A new blog needs a little bit of glamour. And since we wanted to play around with CSS3 Transforms for quite a while, we relaunched our blog with a little gimmick: when hovering over the ticket-like items in our sidebar on the left, a little animation brings them to life.

The animation is achieved with CSS3 3D Transform properties. In this article, we'll explain in a nutshell how the flip effect is achieved and will also provide a couple of useful web resources for creating 3D Transforms.


Introducing 3D Transforms

3D Transforms were born in 2009 when the WebKit development team made the initial proposal. It was soon implemented in Safari (for Mac) and was later also added to Chrome and Android in 2011. By now, Microsoft (IE10) and Firefox do support 3D Transform properties as well. In order to get an overview of supported 3D Transform features have a look at caniuse.

CSS 3D Transformation is an extension to the CSS 2D Transformation Model, introducing a couple of additional properties.

Perspective

Perspective defines how the depth of the 3D scene is rendered. Values ranging from 1 to 1000 will produce a very pronounced effect, and values over 1000 less so. Think of perspective as a distance from the viewer to the object. The greater the value, the further the distance, so the less intense the visual effect. By default, the vanishing point of a 3D space is in the center of the object. This can be changed by modifying the “perspective-origin” property.

Perspective can be applied directly to the object you’re about to manipulate in 3D space or to a parent object. This can make a huge difference since the vanishing point is either defined for each object individually or unified for a group of objects if applied to a parent.

3D Transforms

3D Transforms are quite similar to what you already might know from 2D Transforms. Transforms offer a variety of properties to manipulate your object in 3D space:

  • rotateX(angle)
  • rotateY(angle)
  • rotateZ(angle)
  • translateZ(tz)
  • scaleZ(sz)

Before jumping into any of those in detail you just might head over to westciv 3D Transform tools and explore the properties by playing around with the interactive tool built by westciv. A well-written article - both explaining the properties in detail while also offering an extensive introduction - can be found at 24ways.

Prefixes

One obnoxious aspect about CSS3 elements in general (and, therefore, also about 3D Transforms) are CSS prefixes. We tried to use the -prefix-free script to avoid having to use the ugly prefixes - but eventually found out that a couple of 3D properties did not work very well cross-browser-wise. So we ended up with prefixing the values by ourselves. Later, we stumbled upon GSAP’s CSSPlugin which might come in handy for future reference.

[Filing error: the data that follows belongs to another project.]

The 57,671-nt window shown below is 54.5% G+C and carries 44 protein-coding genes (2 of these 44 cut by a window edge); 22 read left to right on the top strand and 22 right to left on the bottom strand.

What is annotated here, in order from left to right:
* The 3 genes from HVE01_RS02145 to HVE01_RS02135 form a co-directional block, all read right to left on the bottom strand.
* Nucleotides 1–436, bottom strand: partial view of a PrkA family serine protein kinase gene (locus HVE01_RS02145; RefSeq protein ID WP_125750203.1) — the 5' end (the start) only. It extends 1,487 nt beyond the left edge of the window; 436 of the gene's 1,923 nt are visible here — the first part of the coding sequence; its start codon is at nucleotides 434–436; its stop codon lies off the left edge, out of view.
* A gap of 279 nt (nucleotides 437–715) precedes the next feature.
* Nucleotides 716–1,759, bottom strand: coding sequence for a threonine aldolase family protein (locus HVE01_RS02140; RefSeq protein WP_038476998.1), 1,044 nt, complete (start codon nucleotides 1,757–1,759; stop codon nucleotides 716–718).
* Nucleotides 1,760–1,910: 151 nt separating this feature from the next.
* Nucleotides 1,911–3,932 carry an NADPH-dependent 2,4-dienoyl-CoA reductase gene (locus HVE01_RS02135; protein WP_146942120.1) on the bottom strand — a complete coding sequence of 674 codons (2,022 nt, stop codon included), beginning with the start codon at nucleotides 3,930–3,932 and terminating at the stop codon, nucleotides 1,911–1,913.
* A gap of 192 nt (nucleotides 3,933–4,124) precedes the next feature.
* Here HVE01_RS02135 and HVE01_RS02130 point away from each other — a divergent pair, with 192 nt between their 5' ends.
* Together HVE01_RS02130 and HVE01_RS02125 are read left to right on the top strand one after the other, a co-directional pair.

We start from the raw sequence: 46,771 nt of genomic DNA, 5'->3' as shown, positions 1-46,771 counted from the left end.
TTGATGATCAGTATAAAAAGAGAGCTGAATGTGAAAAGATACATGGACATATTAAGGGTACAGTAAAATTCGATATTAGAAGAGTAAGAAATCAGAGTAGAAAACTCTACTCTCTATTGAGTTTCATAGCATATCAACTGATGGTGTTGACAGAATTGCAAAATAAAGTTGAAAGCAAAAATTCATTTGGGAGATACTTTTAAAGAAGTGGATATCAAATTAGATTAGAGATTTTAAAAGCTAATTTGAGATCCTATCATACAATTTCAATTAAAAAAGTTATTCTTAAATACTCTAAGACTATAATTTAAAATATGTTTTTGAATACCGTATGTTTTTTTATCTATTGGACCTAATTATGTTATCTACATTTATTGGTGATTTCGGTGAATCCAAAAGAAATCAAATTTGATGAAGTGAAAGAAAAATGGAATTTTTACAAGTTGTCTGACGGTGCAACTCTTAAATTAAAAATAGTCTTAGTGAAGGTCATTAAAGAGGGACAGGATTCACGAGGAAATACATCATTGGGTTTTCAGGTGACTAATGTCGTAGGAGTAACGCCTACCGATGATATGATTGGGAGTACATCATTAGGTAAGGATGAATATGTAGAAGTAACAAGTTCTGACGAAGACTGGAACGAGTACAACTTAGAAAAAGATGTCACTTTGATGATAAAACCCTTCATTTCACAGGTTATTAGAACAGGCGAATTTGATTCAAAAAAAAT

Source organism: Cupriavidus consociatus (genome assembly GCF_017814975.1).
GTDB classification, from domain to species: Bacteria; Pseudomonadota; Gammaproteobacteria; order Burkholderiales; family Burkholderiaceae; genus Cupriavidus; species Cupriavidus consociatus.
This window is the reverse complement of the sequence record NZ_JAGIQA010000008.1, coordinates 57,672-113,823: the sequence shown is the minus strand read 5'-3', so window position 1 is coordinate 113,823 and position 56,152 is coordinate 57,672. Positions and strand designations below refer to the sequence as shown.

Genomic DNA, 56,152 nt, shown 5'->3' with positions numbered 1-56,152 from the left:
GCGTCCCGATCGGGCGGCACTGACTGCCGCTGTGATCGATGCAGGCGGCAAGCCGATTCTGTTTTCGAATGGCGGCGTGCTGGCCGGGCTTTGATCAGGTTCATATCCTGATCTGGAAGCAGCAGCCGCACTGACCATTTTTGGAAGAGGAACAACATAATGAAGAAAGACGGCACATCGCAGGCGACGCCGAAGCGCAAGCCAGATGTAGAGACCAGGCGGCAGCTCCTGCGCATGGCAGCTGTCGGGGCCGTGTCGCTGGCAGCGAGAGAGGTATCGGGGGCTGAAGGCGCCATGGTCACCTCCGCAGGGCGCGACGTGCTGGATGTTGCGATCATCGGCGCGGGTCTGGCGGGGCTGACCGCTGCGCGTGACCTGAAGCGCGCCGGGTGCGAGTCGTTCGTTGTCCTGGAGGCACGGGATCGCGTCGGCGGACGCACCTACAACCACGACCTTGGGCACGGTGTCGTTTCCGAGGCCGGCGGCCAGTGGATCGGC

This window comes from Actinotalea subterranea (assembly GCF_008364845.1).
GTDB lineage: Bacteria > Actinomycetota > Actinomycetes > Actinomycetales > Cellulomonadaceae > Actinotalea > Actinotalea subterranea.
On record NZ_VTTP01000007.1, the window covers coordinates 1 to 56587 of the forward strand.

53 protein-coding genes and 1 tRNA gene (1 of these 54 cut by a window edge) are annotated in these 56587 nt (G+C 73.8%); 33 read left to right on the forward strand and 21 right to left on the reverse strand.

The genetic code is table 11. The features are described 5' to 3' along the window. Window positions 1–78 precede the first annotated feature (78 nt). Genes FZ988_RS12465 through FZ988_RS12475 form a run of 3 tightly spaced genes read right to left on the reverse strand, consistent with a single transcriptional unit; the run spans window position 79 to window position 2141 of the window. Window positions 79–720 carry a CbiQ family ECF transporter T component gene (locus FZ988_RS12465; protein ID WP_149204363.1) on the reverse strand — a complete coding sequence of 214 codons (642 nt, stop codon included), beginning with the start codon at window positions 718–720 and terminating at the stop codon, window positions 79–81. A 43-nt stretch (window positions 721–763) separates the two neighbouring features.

The Sidebar Ticket

In order to get an overview of the basic structure and CSS of the teaser ticket you should head over to the pen we created at Chris Coyier’s excellent service CodePen. It’s best to have the code open side-by-side with this article so you can follow along easily.

At it’s core, the teaser is made up of one parent and 2 child elements:

The parent element defines the basic perspective as well as overall width and height. We also added the “-webkit-backface-visibility:hidden” property. This prevents a bug which occurs in Chrome and causes a flickering of the website when animating 3D objects.

Inside the parent we nested 2 elements which basically represent the left side (which remains flat) of the ticket as well as the right side (which flips on mouseover). For easier usage and less HTTP requests we rely on a single background image instead of slicing up the image in two parts. The single background image is applied to both child elements as a background image. For pixel-precise alignment both child elements make use of “position:absolute” while the parent has “position:relative” applied. By adjusting the “background-position” of the graphics as well as absolute positions of the child elements we put the graphic together as one single piece.

The flip animation itself is defined inside the right part of the ticket. We use “transition-duration” as well as “transition-timing-function:ease” for smooth animation transitions. Finally, we simply define the flipped angle of the right part of the ticket by applying “y-rotation” when the parent container element is hovered.



All in all the usage of 3D Transforms is quite easy assuming you target modern (standard-compliant) web browsers and opens up a wide array of creative possibilities. Here are a few examples that demonstrate interesting approaches towards 3D Transforms on CodePen. Have fun exploring!


Twitter Button Concept by Erik Deiner

Pure CSS 3D Menu by Joshua Hibbert



CSS 3D Coverflow by Chris Mounsey

3D CSS Solar System by Julian Garnier



FoldScroll

by Justin Windle



For further reading about CSS 3D you might also find the following articles interesting: